Saturday, April 11, 2009

More Than You Probably Want To Know About Fish... and Poll Results!

So after taking last week off, I'm back at the rescue center. Since my last regular update we've received at least 6 new Elephant Seals, 7 Seal Lions, and 1 Harbor Seal.. and that's not including patients that have passed away or been released!

Right as I entered the center, I was immediately asked to assist with the euthanasia of an juvenile Elephant Seal that had suffered extreme facial wounds that had left him unable to hunt and eat food on his own (not exactly the best way to start your day). After the euthanasia, the on-call vet performed a necropsy, starting with the seal's face. Usually I enjoy helping out with this kind of thing, but it was just too early in the morning for my stomach to be OK with a necropsy (I had eaten breakfast in the car on the way there), so I opted to help out with the fish sorting instead.

All of the fish we use at the center is bought from fishermen based in Huntington Beach. We go through the exact same process that a restaurant would go through in order to get fish for their customers. In fact, the meat we use for our pinnipeds is of a similar quality to what you'd find in a high end seafood restaurant! We buy mostly Herring and Anchovy, which come in boxes of 10 kilos. The boxes are stacked in our freezer, and every morning and afternoon we unload roughly 20 to 40 kilos into our coolers to be sorted for the pinnipeds.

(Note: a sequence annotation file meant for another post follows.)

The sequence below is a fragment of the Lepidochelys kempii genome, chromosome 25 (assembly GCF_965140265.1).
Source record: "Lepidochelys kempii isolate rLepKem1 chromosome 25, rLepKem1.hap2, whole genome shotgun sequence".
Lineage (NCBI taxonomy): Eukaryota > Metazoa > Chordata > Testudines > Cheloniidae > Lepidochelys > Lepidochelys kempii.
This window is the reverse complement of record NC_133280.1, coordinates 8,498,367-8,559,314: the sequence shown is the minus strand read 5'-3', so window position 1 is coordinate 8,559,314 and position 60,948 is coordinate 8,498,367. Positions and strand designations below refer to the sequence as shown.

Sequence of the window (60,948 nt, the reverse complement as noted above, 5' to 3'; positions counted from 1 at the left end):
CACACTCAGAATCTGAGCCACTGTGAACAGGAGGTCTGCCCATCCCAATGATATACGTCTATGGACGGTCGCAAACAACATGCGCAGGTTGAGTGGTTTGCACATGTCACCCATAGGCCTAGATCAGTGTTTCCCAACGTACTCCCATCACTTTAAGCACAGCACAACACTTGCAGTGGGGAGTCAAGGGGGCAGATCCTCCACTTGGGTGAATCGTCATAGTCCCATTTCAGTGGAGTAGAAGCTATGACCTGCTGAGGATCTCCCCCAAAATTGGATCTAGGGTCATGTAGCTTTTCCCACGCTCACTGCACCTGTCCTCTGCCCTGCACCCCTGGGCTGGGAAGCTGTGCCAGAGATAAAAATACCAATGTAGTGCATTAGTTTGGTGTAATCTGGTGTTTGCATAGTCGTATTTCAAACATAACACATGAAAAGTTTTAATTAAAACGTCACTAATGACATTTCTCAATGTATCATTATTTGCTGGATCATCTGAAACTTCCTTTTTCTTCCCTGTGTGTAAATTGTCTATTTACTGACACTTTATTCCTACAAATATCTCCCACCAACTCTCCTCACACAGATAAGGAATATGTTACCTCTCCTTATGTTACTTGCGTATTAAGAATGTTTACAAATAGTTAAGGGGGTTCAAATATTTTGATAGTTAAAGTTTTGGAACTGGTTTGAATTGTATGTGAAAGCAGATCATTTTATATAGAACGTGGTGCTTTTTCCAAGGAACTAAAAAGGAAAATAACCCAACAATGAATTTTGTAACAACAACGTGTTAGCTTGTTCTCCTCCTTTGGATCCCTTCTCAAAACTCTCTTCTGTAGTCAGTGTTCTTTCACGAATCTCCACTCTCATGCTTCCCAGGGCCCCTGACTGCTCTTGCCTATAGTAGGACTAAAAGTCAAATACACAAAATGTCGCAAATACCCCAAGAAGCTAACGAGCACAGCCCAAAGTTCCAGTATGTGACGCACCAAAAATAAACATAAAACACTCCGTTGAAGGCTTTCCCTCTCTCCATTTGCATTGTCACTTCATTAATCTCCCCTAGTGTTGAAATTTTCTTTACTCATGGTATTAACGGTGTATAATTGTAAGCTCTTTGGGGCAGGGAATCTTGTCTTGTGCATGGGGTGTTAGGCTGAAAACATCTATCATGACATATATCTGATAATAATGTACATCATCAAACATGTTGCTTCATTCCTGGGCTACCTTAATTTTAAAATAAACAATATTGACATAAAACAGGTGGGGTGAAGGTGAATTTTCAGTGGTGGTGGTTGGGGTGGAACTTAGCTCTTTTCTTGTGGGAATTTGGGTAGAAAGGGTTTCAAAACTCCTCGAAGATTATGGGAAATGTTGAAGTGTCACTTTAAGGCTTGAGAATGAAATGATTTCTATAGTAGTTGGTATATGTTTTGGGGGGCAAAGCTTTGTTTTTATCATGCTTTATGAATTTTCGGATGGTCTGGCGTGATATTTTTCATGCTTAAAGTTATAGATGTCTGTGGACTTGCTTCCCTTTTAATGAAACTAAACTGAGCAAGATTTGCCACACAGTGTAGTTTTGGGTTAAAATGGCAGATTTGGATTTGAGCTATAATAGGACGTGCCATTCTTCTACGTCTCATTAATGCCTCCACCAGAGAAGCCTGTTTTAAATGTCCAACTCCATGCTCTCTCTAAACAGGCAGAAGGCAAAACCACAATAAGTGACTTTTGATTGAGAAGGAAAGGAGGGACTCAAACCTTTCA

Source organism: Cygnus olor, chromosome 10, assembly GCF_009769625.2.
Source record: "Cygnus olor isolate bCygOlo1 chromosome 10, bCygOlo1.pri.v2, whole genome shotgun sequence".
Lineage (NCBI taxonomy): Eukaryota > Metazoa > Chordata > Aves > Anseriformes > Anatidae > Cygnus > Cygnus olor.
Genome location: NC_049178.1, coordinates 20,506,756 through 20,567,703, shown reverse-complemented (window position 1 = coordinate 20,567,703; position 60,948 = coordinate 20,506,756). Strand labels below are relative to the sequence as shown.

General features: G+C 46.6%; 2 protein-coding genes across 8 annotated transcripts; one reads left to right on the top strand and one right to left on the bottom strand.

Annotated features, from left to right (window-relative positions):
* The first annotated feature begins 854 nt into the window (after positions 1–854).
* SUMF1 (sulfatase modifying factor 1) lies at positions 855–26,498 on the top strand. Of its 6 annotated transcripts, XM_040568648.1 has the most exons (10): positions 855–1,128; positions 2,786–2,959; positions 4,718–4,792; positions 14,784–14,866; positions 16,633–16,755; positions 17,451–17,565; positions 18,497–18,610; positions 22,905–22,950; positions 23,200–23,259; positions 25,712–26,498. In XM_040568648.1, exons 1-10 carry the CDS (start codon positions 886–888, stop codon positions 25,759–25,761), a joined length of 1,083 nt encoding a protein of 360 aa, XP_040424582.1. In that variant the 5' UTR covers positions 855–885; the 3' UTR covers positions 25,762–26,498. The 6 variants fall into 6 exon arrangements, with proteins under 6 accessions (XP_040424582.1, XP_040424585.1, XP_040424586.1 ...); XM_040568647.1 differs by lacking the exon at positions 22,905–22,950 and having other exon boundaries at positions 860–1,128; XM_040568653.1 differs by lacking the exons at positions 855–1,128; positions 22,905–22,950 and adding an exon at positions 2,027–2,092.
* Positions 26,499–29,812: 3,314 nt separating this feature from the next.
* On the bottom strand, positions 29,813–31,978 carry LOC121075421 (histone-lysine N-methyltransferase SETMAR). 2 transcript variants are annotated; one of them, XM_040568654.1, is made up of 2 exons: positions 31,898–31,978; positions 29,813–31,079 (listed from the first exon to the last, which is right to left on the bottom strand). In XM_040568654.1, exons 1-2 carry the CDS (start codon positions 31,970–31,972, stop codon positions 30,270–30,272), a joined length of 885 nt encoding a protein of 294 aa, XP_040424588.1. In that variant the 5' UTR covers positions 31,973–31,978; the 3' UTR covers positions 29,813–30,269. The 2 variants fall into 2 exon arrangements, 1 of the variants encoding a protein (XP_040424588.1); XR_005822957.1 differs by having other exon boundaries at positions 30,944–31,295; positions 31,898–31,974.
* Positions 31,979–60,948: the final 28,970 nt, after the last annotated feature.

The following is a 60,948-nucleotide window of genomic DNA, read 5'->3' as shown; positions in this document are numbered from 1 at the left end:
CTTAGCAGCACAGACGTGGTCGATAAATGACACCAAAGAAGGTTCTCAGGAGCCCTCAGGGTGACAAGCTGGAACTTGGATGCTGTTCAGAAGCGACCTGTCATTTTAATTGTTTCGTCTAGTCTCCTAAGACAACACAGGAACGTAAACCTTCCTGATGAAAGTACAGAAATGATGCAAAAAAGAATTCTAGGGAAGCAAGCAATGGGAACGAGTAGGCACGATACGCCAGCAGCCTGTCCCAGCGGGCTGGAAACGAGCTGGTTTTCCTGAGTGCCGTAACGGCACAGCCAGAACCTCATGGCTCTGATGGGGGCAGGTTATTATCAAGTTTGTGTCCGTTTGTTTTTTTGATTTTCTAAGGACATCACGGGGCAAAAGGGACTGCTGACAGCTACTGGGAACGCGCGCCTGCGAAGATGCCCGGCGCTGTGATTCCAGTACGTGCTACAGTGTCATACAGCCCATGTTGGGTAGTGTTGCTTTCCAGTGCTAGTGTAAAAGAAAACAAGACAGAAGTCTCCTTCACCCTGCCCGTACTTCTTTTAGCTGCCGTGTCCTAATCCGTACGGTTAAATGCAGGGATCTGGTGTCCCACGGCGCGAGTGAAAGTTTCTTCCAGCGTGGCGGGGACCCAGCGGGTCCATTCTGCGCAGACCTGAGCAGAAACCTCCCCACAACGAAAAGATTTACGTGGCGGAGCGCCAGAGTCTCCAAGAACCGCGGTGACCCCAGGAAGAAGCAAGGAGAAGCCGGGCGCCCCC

Usually the first task of the day is to sit down and sort through these frozen fish, weeding out the "bad looking" ones and putting the good ones in bowls for feeding time later in the day. "Bad fish" are one's that might have gone bad before being frozen, or fish that are missing heads. Even if the meat is good, a pinniped will usually refuse to eat a fish without a head. This is most likely an evolutionary adaptation that allows them to recognize healthy fish, while also finding food that will fit down their throats. Pinnipeds always eat fish head-first to avoid any fin-folding as it's being swallowed.

By the end of the fish sorting we end up with a few dozen bowls of fish, organized by which animal will eat it, that go into the fridge until feeding time.

The Juvenile Unit was full of animals this week. There's so many new animals that it would take forever to keep track of them on a one-by-one basis in this blog! Here, one of our volunteers is giving a sub-Q to Cliff, one of our new rescues (see the March 28th entry for more about sub-Q'ing). The process leaves these mounds of fluid under the animal's skin, but it quickly diffuses into the body.

The neighboring Sea Lions didn't seem to be bothered by us...

Here's Milkyway, our newest and most curious Sea Lion. He spent a lot of the day watching animals in other pens, and rolling around in the sun.